The oils produced by violet glands are used in communication and scent-marking, and your night see animals rubbing their upper tails against trees or rocks to leave messages for others.
Coyotes aren’t the only animals with violet glands. All members of the dog family have them, as do several unrelated species! Violet glands produce pungent odors in foxes, and are often prominently marked in wolves.
Many breeds of domestic dog also have violet glands, and— as with coyotes— they’re often marked by a dark spot. You might be able to find a spot marking your own dog’s violet gland! Isn’t it neat to see the connections between our own pets and their wild cousins?
It’s a situation that happens to every year: a home owner discovers that a raccoon has tried to raise a family in an attic or crawlspace. When Mom is out looking for food, the home owner brings the kits to a wildlife rehabilitator— often refusing to take no for an answer— and assume that the mother will simply leave now that her kits are gone.
This is the absolute worst way to remove a “nuisance” animal from your home. Like human mothers, raccoons are extremely dedicated, loving, and protective. If they come home to find their kits missing, they won’t just shrug it off. We have seen raccoons rip apart shingles, chew into soffits, climb down chimneys, and even run frantically into living rooms and bedrooms, desperately trying to find their kidnapped babies. A cheap, simple issue then becomes a series of expensive repairs for the home owner.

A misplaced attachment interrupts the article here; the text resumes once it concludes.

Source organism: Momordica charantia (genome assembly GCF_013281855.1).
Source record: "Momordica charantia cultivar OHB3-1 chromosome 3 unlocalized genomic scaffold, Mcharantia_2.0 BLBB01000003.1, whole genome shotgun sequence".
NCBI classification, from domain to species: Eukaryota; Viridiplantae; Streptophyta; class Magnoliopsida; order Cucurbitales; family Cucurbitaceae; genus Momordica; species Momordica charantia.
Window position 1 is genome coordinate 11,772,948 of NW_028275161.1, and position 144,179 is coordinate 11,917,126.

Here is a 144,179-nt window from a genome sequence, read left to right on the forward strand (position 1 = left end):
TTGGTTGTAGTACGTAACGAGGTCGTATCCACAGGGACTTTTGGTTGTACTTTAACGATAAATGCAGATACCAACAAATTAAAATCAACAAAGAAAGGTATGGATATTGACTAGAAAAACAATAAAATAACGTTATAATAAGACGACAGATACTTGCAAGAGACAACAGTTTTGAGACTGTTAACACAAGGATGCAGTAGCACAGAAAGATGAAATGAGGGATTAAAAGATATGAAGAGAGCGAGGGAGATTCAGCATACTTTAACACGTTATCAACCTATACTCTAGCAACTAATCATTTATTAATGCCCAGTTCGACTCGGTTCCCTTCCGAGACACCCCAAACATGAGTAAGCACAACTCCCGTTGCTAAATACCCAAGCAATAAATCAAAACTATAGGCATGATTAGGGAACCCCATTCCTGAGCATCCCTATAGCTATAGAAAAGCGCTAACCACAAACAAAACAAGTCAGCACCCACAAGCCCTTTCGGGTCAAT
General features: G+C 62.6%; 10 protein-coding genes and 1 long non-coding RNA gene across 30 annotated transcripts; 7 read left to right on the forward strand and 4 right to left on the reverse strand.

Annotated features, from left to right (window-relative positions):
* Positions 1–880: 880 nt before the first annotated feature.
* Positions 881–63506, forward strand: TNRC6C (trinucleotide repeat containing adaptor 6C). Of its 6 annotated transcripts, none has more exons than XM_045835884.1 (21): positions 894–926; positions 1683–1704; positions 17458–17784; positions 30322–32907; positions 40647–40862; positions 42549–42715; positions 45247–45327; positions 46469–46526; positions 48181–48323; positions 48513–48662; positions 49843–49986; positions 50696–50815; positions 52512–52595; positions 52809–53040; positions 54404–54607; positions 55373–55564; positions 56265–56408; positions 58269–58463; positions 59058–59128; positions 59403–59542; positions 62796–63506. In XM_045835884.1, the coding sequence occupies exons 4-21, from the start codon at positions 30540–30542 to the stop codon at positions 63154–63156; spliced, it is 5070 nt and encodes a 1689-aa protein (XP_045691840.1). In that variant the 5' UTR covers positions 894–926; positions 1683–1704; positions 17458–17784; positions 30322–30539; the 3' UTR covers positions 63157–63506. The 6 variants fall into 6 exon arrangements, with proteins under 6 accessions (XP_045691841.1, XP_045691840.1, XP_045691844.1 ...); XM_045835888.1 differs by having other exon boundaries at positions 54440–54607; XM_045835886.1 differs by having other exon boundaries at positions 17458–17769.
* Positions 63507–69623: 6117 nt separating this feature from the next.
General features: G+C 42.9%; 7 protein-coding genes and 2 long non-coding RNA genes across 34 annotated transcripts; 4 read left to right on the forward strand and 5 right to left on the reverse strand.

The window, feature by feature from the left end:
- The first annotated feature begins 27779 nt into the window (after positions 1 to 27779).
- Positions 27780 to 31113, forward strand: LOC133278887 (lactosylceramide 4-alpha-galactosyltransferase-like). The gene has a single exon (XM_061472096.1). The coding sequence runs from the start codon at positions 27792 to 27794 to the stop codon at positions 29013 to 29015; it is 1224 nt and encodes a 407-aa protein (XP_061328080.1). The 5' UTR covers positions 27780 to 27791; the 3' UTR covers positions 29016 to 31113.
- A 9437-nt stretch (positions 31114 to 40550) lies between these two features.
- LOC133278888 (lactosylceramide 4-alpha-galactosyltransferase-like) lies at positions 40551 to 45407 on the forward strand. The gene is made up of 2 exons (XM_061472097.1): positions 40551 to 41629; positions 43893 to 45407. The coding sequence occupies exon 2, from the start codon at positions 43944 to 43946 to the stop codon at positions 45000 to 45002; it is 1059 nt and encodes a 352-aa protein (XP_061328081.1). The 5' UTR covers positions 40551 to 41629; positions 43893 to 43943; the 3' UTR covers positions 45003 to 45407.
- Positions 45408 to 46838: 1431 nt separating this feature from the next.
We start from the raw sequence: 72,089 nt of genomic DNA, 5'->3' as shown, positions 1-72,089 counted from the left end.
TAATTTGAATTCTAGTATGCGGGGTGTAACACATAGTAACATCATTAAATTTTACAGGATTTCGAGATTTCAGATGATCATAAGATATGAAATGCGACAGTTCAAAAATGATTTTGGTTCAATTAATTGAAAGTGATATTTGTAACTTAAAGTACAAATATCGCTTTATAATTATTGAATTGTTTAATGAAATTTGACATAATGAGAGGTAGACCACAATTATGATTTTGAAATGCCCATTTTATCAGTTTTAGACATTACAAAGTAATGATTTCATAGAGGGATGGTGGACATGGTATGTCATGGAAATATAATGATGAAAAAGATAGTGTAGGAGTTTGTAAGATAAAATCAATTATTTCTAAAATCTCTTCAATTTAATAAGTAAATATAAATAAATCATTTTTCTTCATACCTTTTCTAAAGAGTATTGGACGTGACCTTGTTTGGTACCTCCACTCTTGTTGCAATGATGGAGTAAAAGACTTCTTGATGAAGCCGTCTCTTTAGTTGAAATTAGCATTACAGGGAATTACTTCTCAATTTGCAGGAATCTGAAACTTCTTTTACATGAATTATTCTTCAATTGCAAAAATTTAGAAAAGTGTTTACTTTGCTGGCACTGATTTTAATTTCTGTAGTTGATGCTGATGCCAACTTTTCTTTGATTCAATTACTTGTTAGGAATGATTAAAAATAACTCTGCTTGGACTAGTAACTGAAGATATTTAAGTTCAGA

It’s also hard on us. Raccoons are expensive to raise, require hundreds of hours of labor, and need tons of space, and most rehabilitators are out of resources for them by mid-summer. Many kidnapped raccoon kits end up with nowhere to go because rehabilitators simply don’t have the ability to take them all.
Luckily, there are humane ways to handle a mama raccoon in your attic.
One option is the have Mom move the kits out herself by using bright lights, loud noises, and strong smells to convince her that this is an inhospitable place to raise a family. A radio, lamp, and a rag covered in Vicks Vaporub is a good start! She will head out on her own and take the babies with her.
Alternatively, you can remove the kits while Mama is away and put them in a box or basket in an outdoor space, as close as possible to where they were found. Be sure to wear gloves when doing this because even newborn raccoons can transmit disease. Put an external heat source, such as a hand warmer, rice sock, or hot water bottle, with the kits to keep them warm, and give them space overnight so she can retrieve them and move them somewhere else.
Once the family is gone, permanently close whatever entry point the mother used to get into your home. Even she will not be back herself, other animals will take advantage of any home that has weak spots where they can enter freely. If you’re not sure how to find and close the entry points, contact a nuisance wildlife operator or home improvement expert for help.
Please don’t make a tough situation worse by kidnapping baby animals! Be kind and protect your property by choosing humane solutions.
When we say things like, “We’ll get you the number for a raptor rehabilitator,” many people respond by informing us that raptors are extinct. Thankfully, they aren’t! There are over 500 species of raptor currently sharing our planet.
Raptors— also called “birds of prey”— are a large group of birds including hawks, owls, falcons, and eagles. The term is sometimes also applied to our native vultures, although they are more closely related to storks than they are to other birds of prey. The term “raptor,” which comes from a root word meaning to seize or grab, was used for centuries before the discovery of dinosaurs.